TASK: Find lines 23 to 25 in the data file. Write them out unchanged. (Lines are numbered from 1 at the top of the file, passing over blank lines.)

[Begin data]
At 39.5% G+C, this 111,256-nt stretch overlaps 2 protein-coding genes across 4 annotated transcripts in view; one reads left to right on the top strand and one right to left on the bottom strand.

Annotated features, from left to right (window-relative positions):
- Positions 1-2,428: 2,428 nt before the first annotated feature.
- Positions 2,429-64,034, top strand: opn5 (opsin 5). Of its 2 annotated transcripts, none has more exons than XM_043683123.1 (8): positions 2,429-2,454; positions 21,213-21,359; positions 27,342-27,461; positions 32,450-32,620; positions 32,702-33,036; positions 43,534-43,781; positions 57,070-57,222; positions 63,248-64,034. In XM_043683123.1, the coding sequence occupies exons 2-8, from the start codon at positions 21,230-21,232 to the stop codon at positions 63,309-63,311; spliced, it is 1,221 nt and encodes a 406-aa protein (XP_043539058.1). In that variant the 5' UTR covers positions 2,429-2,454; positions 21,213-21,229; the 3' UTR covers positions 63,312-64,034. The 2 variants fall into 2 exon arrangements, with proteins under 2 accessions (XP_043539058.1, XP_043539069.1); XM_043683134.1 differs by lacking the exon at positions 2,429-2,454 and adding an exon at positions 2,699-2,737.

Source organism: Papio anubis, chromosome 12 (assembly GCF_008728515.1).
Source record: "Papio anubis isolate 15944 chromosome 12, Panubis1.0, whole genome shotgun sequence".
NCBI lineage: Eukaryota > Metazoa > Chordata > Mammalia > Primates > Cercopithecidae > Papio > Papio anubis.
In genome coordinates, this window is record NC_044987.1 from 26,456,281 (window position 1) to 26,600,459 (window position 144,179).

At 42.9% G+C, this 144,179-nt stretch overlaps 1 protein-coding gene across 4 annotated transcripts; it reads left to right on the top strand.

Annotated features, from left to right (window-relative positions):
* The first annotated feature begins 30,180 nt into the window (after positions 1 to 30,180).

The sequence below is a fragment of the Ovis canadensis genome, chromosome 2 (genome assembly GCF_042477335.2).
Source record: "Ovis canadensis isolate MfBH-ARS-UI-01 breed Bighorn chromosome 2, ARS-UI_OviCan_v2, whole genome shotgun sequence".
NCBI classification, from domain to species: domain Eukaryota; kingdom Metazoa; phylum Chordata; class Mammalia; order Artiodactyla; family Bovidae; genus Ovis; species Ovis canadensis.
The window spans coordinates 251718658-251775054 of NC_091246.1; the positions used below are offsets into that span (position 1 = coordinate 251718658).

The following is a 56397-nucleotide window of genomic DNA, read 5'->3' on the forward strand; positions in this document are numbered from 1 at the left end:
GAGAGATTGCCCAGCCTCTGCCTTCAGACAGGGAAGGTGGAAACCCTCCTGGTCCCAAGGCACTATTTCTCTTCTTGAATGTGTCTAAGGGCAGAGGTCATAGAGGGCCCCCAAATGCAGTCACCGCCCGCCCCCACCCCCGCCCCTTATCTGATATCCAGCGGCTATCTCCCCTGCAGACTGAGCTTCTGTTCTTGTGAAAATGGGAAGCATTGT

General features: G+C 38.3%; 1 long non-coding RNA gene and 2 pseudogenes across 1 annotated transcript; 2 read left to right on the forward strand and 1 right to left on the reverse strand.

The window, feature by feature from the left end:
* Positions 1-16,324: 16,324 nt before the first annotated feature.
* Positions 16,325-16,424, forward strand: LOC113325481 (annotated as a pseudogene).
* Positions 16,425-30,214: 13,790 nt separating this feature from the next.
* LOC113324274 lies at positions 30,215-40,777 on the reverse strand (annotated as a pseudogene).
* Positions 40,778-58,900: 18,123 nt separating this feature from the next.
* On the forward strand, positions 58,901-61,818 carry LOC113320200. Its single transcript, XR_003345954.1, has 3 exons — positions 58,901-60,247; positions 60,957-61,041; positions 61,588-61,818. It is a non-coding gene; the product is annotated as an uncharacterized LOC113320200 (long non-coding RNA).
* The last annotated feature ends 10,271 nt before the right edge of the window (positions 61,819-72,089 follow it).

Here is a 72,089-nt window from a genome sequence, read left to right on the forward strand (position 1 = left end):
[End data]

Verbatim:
* LOC113324274 lies at positions 30,215-40,777 on the reverse strand (annotated as a pseudogene).
* Positions 40,778-58,900: 18,123 nt separating this feature from the next.
* On the forward strand, positions 58,901-61,818 carry LOC113320200. Its single transcript, XR_003345954.1, has 3 exons — positions 58,901-60,247; positions 60,957-61,041; positions 61,588-61,818. It is a non-coding gene; the product is annotated as an uncharacterized LOC113320200 (long non-coding RNA).